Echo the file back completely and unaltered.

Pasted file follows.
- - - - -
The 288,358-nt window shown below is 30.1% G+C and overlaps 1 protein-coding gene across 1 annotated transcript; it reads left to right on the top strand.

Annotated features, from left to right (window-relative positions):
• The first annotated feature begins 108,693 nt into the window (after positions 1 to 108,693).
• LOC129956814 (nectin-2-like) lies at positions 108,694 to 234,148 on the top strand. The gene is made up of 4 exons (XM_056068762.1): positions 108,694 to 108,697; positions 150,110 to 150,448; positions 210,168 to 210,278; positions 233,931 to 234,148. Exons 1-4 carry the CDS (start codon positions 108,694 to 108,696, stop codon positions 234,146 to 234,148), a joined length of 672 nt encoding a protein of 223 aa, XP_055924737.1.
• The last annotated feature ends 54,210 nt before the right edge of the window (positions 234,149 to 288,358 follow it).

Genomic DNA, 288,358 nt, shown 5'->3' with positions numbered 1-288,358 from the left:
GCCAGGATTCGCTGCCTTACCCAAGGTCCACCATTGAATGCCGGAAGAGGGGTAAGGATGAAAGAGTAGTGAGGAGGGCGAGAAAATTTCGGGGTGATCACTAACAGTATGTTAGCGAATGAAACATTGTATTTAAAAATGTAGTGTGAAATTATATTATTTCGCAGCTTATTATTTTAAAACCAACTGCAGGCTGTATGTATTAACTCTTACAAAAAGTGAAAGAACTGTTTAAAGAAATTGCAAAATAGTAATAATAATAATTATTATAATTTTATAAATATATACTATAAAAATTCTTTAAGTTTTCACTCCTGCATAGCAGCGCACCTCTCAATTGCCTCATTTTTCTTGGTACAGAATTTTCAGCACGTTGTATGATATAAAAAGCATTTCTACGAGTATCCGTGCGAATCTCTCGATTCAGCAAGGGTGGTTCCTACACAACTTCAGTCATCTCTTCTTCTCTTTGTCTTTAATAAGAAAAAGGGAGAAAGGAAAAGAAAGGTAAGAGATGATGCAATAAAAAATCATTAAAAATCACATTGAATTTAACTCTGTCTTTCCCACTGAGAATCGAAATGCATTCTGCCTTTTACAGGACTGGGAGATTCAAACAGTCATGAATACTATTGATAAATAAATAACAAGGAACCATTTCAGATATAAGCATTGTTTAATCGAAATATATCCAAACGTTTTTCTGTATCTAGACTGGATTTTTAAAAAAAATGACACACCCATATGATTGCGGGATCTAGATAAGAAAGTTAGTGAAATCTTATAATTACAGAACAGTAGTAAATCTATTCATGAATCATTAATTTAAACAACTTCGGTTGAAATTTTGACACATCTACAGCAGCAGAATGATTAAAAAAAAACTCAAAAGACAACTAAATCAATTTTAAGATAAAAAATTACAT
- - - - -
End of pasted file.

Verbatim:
The 288,358-nt window shown below is 30.1% G+C and overlaps 1 protein-coding gene across 1 annotated transcript; it reads left to right on the top strand.

Annotated features, from left to right (window-relative positions):
• The first annotated feature begins 108,693 nt into the window (after positions 1 to 108,693).
• LOC129956814 (nectin-2-like) lies at positions 108,694 to 234,148 on the top strand. The gene is made up of 4 exons (XM_056068762.1): positions 108,694 to 108,697; positions 150,110 to 150,448; positions 210,168 to 210,278; positions 233,931 to 234,148. Exons 1-4 carry the CDS (start codon positions 108,694 to 108,696, stop codon positions 234,146 to 234,148), a joined length of 672 nt encoding a protein of 223 aa, XP_055924737.1.
• The last annotated feature ends 54,210 nt before the right edge of the window (positions 234,149 to 288,358 follow it).

Genomic DNA, 288,358 nt, shown 5'->3' with positions numbered 1-288,358 from the left:
GCCAGGATTCGCTGCCTTACCCAAGGTCCACCATTGAATGCCGGAAGAGGGGTAAGGATGAAAGAGTAGTGAGGAGGGCGAGAAAATTTCGGGGTGATCACTAACAGTATGTTAGCGAATGAAACATTGTATTTAAAAATGTAGTGTGAAATTATATTATTTCGCAGCTTATTATTTTAAAACCAACTGCAGGCTGTATGTATTAACTCTTACAAAAAGTGAAAGAACTGTTTAAAGAAATTGCAAAATAGTAATAATAATAATTATTATAATTTTATAAATATATACTATAAAAATTCTTTAAGTTTTCACTCCTGCATAGCAGCGCACCTCTCAATTGCCTCATTTTTCTTGGTACAGAATTTTCAGCACGTTGTATGATATAAAAAGCATTTCTACGAGTATCCGTGCGAATCTCTCGATTCAGCAAGGGTGGTTCCTACACAACTTCAGTCATCTCTTCTTCTCTTTGTCTTTAATAAGAAAAAGGGAGAAAGGAAAAGAAAGGTAAGAGATGATGCAATAAAAAATCATTAAAAATCACATTGAATTTAACTCTGTCTTTCCCACTGAGAATCGAAATGCATTCTGCCTTTTACAGGACTGGGAGATTCAAACAGTCATGAATACTATTGATAAATAAATAACAAGGAACCATTTCAGATATAAGCATTGTTTAATCGAAATATATCCAAACGTTTTTCTGTATCTAGACTGGATTTTTAAAAAAAATGACACACCCATATGATTGCGGGATCTAGATAAGAAAGTTAGTGAAATCTTATAATTACAGAACAGTAGTAAATCTATTCATGAATCATTAATTTAAACAACTTCGGTTGAAATTTTGACACATCTACAGCAGCAGAATGATTAAAAAAAAACTCAAAAGACAACTAAATCAATTTTAAGATAAAAAATTACAT